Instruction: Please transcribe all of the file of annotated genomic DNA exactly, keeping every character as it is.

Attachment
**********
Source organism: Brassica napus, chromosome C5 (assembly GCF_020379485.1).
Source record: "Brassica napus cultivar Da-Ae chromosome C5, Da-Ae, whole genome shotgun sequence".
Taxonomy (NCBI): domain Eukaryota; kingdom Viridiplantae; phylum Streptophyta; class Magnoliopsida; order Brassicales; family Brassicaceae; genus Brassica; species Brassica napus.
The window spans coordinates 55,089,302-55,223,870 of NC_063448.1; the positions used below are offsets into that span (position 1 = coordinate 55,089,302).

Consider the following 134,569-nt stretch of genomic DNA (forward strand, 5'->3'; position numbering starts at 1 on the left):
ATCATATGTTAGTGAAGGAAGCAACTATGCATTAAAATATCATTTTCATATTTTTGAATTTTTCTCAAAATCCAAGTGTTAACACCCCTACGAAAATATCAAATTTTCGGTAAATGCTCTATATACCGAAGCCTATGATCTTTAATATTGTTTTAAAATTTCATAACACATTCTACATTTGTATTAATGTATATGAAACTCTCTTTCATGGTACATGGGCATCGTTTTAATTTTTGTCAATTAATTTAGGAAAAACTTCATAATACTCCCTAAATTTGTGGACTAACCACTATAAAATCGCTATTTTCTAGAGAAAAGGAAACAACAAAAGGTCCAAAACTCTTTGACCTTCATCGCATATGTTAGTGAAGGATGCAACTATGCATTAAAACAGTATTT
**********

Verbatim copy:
Source organism: Brassica napus, chromosome C5 (assembly GCF_020379485.1).
Source record: "Brassica napus cultivar Da-Ae chromosome C5, Da-Ae, whole genome shotgun sequence".
Taxonomy (NCBI): domain Eukaryota; kingdom Viridiplantae; phylum Streptophyta; class Magnoliopsida; order Brassicales; family Brassicaceae; genus Brassica; species Brassica napus.
The window spans coordinates 55,089,302-55,223,870 of NC_063448.1; the positions used below are offsets into that span (position 1 = coordinate 55,089,302).

Consider the following 134,569-nt stretch of genomic DNA (forward strand, 5'->3'; position numbering starts at 1 on the left):
ATCATATGTTAGTGAAGGAAGCAACTATGCATTAAAATATCATTTTCATATTTTTGAATTTTTCTCAAAATCCAAGTGTTAACACCCCTACGAAAATATCAAATTTTCGGTAAATGCTCTATATACCGAAGCCTATGATCTTTAATATTGTTTTAAAATTTCATAACACATTCTACATTTGTATTAATGTATATGAAACTCTCTTTCATGGTACATGGGCATCGTTTTAATTTTTGTCAATTAATTTAGGAAAAACTTCATAATACTCCCTAAATTTGTGGACTAACCACTATAAAATCGCTATTTTCTAGAGAAAAGGAAACAACAAAAGGTCCAAAACTCTTTGACCTTCATCGCATATGTTAGTGAAGGATGCAACTATGCATTAAAACAGTATTT